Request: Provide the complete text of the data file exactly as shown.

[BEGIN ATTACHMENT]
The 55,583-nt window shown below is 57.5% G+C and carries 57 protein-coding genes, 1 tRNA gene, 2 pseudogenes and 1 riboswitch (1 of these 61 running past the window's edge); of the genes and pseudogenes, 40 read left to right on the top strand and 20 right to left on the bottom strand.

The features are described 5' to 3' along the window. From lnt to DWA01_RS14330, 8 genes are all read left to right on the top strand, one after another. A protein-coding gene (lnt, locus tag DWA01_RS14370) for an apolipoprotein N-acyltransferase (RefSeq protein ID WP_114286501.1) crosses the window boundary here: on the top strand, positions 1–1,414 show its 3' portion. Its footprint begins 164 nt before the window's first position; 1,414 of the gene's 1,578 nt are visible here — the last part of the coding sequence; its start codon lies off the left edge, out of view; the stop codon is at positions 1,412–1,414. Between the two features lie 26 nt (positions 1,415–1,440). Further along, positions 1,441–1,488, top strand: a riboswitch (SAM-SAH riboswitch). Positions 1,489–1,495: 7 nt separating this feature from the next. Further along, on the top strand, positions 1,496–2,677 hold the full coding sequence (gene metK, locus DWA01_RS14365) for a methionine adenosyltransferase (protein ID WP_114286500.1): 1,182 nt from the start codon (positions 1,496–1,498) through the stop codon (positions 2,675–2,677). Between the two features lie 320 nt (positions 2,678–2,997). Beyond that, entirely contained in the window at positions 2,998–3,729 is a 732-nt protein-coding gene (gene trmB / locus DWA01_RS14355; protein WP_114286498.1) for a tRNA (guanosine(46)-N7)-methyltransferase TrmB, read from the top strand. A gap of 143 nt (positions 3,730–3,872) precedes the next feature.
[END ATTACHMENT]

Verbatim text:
The 55,583-nt window shown below is 57.5% G+C and carries 57 protein-coding genes, 1 tRNA gene, 2 pseudogenes and 1 riboswitch (1 of these 61 running past the window's edge); of the genes and pseudogenes, 40 read left to right on the top strand and 20 right to left on the bottom strand.

The features are described 5' to 3' along the window. From lnt to DWA01_RS14330, 8 genes are all read left to right on the top strand, one after another. A protein-coding gene (lnt, locus tag DWA01_RS14370) for an apolipoprotein N-acyltransferase (RefSeq protein ID WP_114286501.1) crosses the window boundary here: on the top strand, positions 1–1,414 show its 3' portion. Its footprint begins 164 nt before the window's first position; 1,414 of the gene's 1,578 nt are visible here — the last part of the coding sequence; its start codon lies off the left edge, out of view; the stop codon is at positions 1,412–1,414. Between the two features lie 26 nt (positions 1,415–1,440). Further along, positions 1,441–1,488, top strand: a riboswitch (SAM-SAH riboswitch). Positions 1,489–1,495: 7 nt separating this feature from the next. Further along, on the top strand, positions 1,496–2,677 hold the full coding sequence (gene metK, locus DWA01_RS14365) for a methionine adenosyltransferase (protein ID WP_114286500.1): 1,182 nt from the start codon (positions 1,496–1,498) through the stop codon (positions 2,675–2,677). Between the two features lie 320 nt (positions 2,678–2,997). Beyond that, entirely contained in the window at positions 2,998–3,729 is a 732-nt protein-coding gene (gene trmB / locus DWA01_RS14355; protein WP_114286498.1) for a tRNA (guanosine(46)-N7)-methyltransferase TrmB, read from the top strand. A gap of 143 nt (positions 3,730–3,872) precedes the next feature.